Another example is the partnership between Baloise and KASKO in Switzerland, launching a set of innovative mobile-first, modular insurance policies for single, personal items. Customers can easily take out insurance policies for items such as musical instruments, handbags, art, model ships, and trainers – ultimately, alternative investments HNWIs and UHNWIs have been choosing. Within the array of products offered, the company is successfully scaling into the thriving, small-ticket insurance space, having already sold thousands of policies around AI-powered watch insurance. Again, what’s interesting about this case study is the focus on using InsurTech firms to streamline and simplify the customer experience by allowing them to choose the duration of the cover themselves and allowing the AI solution to monitor the risk of single items.
What this means for marketers:
With a focus on streamlining the customer experience, insurance underwriting and reliability/risk management has become even more accurate as a result of innovative partnerships, and marketers now have the opportunity to deliver messaging around the pillar of innovation. But they also have the opportunity to deliver messaging on how investing sustainably, transparency and brand credibility are being used as key differentiators in a growing sector. Innovation is the name of the game, but the narrative needs to revolve around the benefit to the end-consumer (fairer pricing) and the evolution of the brand itself, in order to differentiate against existing and new competitors.
4. Tailoring products for fairer policies
With access to data sets becoming more accessible, insurance products are becoming more flexible as each year passes. Mintel has found that the pandemic has increased marketing focus on Gen Z and millennials due to the surge in ecommerce, online services and time spent online, while neglecting older generations who are inundated with messaging on care homes, staying safe and reducing financial risk10. As customers within their 20’s and 30’s (millennials) are now of the biggest population group, insurance firms now have their eyes set on marketing to this tech-savvy generation in order to stay ahead of the competition, following overall marketing trends11.
For many, this has left insurance brands in the difficult position of evaluating the sacrifice between an older, more stable and larger spending-powered demographic vs a large quantity of low-ROI, tech-savvy consumers expectant of product personalisation and stellar customer engagement.
With many firms striving to balance both audiences with distinct products and messaging, we expect to see more insurance brands incorporate data from IoT devices i.e. wearable technology and car telematics, into the insurance claim process as a way to showcase value behind products priced according to millennial needs and behaviours.
72% of people have used their car less during the period of Covid-19 or don’t use a vehicle anymore and given this drop there is a greater interest in usage-based insurance in helping to lower premiums and offer fairer policies given the effects of forces out of their control12.
What this means for marketers:
For marketers, messaging and content formats needs to be reassessed when considering repositioning for different demographics and even opens a raft of topics such as financial wellness, savings, spending, insurance premiums which contain vast differences across each of the demographic bands. For each demographic band, brands need to be conscious of the image they portray when appealing to new generations, and the effect it will have on other/existing generations. Applying an ABM approach to demographic marketing would be a great approach in maintaining a single-minded brand, but delivering tailored content appealing to the vastly different needs of each demographic- ultimately simplifying their brand experience.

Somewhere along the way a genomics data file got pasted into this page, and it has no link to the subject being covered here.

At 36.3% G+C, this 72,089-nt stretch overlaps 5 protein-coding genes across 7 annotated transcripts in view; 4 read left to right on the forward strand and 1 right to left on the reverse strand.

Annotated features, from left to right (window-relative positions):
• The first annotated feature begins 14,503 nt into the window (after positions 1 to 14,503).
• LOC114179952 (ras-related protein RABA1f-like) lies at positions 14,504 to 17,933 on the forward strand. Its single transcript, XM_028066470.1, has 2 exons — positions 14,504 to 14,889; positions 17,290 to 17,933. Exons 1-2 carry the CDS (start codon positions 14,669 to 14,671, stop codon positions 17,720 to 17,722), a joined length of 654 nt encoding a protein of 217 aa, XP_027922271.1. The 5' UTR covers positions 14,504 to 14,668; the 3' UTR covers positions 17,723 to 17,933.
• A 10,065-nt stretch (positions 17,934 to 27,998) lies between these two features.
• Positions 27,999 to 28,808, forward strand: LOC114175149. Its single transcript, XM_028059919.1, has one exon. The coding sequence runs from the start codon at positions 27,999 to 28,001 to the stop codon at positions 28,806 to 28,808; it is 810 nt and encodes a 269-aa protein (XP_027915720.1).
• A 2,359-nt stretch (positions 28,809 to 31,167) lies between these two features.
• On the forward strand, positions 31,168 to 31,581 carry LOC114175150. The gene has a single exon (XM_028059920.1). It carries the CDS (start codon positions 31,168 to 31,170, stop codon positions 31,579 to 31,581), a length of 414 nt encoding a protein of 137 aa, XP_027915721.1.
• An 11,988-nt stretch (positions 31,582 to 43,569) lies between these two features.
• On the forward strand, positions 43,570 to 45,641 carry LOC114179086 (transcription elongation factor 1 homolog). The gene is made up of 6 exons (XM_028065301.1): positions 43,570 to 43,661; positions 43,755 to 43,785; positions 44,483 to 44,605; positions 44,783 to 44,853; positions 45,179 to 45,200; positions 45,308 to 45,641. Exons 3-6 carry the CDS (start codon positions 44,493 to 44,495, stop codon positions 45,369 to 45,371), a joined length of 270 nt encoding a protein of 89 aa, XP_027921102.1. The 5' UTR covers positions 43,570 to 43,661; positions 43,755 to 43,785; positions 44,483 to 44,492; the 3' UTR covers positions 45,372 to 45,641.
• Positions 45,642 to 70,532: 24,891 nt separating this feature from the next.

5. Strategies: Preventative vs reactive approaches
By 2030 the amount of people aged 60 and over will have grown by 50% from 900 million in 2015 to 1.4 billion. Furthermore, diseases which are linked to lifestyle and behaviour i.e. Diabetes, heart disease and lung cancer will account for 71% of annual deaths globally and will represent an increasing amount of mortality risk. With the impact of Covid-19, mortality protection is at an all-time high however concern over mortality risk has decreased in markets and even amidst the pandemic, is expected to decline further13.
In the coming years, insurers will play an increasing role in in the health of their customers as life expectancy is set to increase and as health trends change continue to change over the coming years. We expect the factors mentioned above to motivate insurers to engage customers in shared-value communications and start to play a greater role in protective/ preventative advice and support14.
Customers are increasingly willing to share their data with insurance providers as long as there is a mutual benefit and are even willing to share information about their lifestyle, location and living habits for benefits such as i.e. personalised advice, premium discounts, quotes and accelerated processing claims. Brands such as Vitality are already ahead of the curve, offering Apple Watches as part of their insurance policy. Japanese brands are also migrating to a ‘pay as you live’ premium model with dynamic pricing. Customers who show regular healthy lifestyle behaviours will pay a reduced premium on their insurance, incentivising customers to take a more preventative approach to their health.
What this means for marketers:
Armed with further information behind customers, marketers can provide well-timed content which provides a focus on improving overall health and wellbeing in order to benefit financial wellbeing. Insurance, across a number of different verticals, is taking a more preventative approach as consumers look for content which helps to provide insight into actions, they can take in the immediate future to create long-term gain. Financial services marketers have a great opportunity to balance the benefit between overall health and wellness with financial wellness and deliver content which covers transparency and innovation on how emerging consumer needs can and will be met.
Marketers have a great opportunity to look at even broader out of category partnerships i.e. health and wellness fashion brands, hospitality and fitness and how they can help drive a new, highly differentiated conversation around emerging consumer trends.